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$35m Shared Equity pilot funded in Budget 2008

Hon Maryan Street
Minister for Housing

16 May, 2008 Media Statement

$35m Shared Equity pilot funded in Budget 2008

Budget 2008 will fund a two year Shared Equity pilot to assist up to 700 households into starter homes, Housing Minister Maryan Street announced today.

The government is investing $35 million in capital into the pilot, which will be restricted to homes in regions with the highest house prices: Auckland, Wellington, Nelson, Christchurch and Queenstown.

“Many modest-income, first-home buyers in these areas have been shut out of home ownership as a result of unprecedented house price rises since 2002,“ Maryan Street said.

"Shared Equity is a new type of home ownership in New Zealand. The pilot provides an opportunity to test the demand for it, and the application of it, in markets.

“It is designed to complement existing government initiatives to assist modest first-home buyers, such as the Welcome Home Loan and KiwiSaver. It fits with broader government plans to increase the supply of affordable housing.”

Shared Equity will see the government provide an interest-free loan on a house of between 5 to 30 per cent of its value. This reduces the size of the conventional mortgage an eligible household takes, Maryan Street said.

“The scheme will be limited to those with a household income up to $85,000, who meet certain criteria. A maximum house price cap, which will vary across the targeted regions, will apply and this will move with the market.

“A minimum five per cent deposit will be required, ensuring households benefiting from the pilot have demonstrated a commitment to home ownership, and are making an investment in their home," Maryan Street said.

"The scheme has been tightly targeted specifically to assist a group of New Zealanders who have saved a deposit for a home, but who cannot get on the property ladder in the area where they live and work because starter home prices have moved too far ahead of the maximum mortgage they can afford.

"These households would normally have expected to buy their first home by now, except for huge property increases in recent years. While the existing Welcome Home Loan is able to assist such households in rural and provincial areas, a different tool is needed in higher priced markets," she said.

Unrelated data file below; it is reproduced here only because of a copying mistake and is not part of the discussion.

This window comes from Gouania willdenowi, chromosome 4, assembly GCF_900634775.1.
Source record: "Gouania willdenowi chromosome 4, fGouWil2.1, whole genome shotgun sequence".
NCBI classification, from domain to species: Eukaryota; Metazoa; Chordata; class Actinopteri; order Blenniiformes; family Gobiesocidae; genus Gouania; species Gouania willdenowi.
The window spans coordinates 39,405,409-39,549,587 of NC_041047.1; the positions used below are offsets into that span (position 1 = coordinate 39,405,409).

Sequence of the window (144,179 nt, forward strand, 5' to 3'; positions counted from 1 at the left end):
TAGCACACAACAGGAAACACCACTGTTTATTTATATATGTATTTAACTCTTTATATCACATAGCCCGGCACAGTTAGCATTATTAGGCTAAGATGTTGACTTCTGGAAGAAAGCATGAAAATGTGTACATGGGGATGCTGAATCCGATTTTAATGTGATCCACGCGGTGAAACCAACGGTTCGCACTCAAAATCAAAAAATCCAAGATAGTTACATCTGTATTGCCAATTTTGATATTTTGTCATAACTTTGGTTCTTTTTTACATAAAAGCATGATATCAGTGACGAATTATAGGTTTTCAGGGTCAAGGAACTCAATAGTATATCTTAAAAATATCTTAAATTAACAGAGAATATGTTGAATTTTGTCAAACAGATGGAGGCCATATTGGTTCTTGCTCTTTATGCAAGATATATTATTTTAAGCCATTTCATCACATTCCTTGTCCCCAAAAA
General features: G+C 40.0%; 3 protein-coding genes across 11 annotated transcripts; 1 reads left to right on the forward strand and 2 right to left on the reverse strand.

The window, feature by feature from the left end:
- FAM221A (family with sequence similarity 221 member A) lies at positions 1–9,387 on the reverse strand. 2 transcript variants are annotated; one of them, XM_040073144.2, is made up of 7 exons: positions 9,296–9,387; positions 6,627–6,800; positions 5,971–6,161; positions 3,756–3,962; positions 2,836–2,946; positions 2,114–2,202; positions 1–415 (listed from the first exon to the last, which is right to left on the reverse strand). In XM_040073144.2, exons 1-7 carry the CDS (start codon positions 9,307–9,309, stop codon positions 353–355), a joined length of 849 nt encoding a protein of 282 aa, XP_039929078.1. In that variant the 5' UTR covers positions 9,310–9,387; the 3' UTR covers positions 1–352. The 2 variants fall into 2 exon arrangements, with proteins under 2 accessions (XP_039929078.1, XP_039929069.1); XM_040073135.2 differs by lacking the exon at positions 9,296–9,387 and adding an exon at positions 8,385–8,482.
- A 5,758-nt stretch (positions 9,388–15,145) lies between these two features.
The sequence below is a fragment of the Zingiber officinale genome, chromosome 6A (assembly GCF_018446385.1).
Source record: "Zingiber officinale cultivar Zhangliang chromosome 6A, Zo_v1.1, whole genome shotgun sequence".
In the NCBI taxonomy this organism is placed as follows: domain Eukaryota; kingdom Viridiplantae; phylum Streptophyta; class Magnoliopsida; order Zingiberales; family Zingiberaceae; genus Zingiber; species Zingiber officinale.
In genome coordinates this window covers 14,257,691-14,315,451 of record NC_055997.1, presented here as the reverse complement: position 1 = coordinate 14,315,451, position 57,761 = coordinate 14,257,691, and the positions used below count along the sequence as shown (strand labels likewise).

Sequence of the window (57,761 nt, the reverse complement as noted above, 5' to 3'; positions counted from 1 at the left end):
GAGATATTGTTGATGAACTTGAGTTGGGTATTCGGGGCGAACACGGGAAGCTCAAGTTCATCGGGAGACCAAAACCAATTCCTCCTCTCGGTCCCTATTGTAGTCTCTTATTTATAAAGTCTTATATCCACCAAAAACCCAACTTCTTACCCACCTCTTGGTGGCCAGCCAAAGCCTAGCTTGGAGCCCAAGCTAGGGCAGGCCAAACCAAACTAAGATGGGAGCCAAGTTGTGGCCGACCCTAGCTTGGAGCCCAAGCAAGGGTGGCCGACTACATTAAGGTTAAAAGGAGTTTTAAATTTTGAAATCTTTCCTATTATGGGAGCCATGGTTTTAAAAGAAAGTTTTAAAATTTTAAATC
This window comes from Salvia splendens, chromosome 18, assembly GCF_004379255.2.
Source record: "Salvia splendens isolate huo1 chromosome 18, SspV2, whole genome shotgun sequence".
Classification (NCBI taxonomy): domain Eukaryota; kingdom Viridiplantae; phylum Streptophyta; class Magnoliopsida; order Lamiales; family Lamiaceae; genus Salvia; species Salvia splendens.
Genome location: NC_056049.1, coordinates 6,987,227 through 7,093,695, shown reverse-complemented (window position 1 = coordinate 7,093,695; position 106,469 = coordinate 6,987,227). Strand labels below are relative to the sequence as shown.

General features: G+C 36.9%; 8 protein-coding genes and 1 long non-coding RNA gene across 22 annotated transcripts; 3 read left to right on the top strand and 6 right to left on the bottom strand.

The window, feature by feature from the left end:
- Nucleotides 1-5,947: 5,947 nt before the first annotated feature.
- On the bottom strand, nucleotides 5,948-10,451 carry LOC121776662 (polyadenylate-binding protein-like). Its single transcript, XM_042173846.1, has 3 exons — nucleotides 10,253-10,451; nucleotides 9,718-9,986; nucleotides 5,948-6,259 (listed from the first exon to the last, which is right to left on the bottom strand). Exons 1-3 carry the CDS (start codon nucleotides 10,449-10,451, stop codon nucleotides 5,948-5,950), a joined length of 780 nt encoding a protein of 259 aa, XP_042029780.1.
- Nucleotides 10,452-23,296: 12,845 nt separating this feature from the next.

The pilot scheme will be officially launched on 1 July 2008. It will be monitored and evaluated after two years, with further decisions taken on the use of Shared Equity at that time.

--

Key Elements of the Shared Equity Pilot Scheme

The scheme:

• Is available in: Auckland, Wellington, Nelson, Christchurch,Queenstown;

• Involves the provision of a government loan worth between five and 30 per cent of the value of the house (depending on the region);

• Imposes a price cap on eligible houses in each of the five regions;

• Is accessible to families with a household income of less than $85,000 (gross), who can sustain a mortgage;

• Is accessible to families with a deposit worth at least 5 per cent of the value of the home they wish to purchase, who could not otherwise afford a mortgage on a low-priced house;

• Requires people to live in the home they purchase;

• Is accessible to first-home or ‘second chance’ buyers (households who have owned a house previously but are in a similar position in terms of assets and incomes as first-home buyers).


ENDS

Shared Equity Pilot Scheme

Questions and Answers

How does Shared Equity work?

Shared Equity is a form of home ownership assistance used in the United Kingdom and Australia.

It is designed to assist households who cannot buy a home in the area where they live and work because house prices have moved too far ahead of the maximum mortgage they can afford.

To overcome this hurdle, the government’s new Shared Equity pilot scheme will see Housing New Zealand provide an interest free loan on a home an eligible household wants to buy. This means the mortgage the household has to raise and make repayments on is reduced.